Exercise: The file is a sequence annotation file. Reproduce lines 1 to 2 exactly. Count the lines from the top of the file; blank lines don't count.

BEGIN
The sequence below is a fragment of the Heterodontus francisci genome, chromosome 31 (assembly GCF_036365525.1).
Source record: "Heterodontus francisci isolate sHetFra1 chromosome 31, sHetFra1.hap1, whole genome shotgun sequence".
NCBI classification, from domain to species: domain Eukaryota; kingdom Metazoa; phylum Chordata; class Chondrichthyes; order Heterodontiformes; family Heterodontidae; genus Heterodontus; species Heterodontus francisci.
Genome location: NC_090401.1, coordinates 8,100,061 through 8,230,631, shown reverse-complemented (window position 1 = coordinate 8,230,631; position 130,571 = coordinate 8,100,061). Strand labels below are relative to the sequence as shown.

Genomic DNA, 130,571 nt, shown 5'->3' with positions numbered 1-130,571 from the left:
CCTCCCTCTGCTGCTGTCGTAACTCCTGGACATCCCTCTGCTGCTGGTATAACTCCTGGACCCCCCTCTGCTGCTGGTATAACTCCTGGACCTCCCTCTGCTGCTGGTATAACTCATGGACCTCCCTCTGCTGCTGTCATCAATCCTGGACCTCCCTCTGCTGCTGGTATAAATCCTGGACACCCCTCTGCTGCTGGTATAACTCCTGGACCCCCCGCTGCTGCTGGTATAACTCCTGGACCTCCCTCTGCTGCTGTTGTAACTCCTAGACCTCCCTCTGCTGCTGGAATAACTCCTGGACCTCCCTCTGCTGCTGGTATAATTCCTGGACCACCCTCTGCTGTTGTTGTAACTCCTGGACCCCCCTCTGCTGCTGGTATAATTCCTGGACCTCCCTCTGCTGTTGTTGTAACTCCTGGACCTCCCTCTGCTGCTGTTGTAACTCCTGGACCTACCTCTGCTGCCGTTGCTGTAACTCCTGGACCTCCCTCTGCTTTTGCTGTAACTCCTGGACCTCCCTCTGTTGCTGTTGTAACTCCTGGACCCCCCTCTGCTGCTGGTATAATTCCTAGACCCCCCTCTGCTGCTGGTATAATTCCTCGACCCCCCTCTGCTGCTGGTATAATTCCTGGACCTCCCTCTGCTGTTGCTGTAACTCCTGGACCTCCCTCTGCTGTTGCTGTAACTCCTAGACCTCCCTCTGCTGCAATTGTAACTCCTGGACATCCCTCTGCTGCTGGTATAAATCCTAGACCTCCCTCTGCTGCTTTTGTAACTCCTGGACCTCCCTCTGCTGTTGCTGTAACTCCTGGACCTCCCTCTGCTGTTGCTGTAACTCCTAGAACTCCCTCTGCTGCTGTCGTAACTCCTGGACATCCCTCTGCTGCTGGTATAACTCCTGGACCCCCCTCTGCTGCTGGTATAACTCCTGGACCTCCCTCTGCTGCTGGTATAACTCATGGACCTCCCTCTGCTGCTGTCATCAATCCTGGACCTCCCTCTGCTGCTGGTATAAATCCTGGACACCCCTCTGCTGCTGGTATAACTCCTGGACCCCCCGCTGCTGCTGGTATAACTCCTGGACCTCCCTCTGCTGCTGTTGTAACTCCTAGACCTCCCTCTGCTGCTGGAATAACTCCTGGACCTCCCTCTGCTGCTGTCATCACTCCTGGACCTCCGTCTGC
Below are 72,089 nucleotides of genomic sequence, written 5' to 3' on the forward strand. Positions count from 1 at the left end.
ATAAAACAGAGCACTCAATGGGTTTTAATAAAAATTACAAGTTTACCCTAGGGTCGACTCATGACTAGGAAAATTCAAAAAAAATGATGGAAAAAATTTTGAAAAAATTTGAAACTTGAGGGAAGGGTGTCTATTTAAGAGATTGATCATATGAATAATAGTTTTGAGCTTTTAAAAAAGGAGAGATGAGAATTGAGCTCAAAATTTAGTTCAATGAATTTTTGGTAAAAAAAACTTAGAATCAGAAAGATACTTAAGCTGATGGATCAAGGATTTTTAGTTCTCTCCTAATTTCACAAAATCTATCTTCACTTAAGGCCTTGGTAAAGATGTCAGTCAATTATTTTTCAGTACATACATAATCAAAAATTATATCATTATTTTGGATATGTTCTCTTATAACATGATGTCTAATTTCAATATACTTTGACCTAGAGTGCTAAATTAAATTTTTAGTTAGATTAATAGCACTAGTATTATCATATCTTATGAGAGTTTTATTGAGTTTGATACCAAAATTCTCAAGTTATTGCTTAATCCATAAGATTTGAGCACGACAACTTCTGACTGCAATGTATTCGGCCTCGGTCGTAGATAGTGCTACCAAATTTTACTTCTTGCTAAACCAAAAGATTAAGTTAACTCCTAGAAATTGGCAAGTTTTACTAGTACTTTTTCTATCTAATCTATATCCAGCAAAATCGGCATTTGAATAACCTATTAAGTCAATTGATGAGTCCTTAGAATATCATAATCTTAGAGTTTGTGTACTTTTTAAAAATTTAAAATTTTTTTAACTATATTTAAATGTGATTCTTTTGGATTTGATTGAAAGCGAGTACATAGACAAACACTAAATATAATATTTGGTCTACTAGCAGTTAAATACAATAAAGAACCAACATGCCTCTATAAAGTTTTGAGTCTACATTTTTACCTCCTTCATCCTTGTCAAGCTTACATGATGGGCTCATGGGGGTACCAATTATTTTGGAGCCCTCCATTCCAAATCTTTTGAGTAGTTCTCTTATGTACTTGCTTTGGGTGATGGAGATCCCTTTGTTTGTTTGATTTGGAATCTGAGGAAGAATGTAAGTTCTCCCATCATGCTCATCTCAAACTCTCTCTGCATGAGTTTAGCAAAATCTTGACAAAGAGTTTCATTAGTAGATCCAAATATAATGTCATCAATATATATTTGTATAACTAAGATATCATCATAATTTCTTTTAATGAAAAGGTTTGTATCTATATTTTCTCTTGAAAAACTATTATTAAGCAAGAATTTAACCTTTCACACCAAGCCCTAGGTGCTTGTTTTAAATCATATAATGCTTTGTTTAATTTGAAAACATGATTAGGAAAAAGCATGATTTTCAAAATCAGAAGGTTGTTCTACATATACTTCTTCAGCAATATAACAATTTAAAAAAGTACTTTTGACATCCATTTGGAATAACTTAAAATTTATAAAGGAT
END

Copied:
The sequence below is a fragment of the Heterodontus francisci genome, chromosome 31 (assembly GCF_036365525.1).
Source record: "Heterodontus francisci isolate sHetFra1 chromosome 31, sHetFra1.hap1, whole genome shotgun sequence".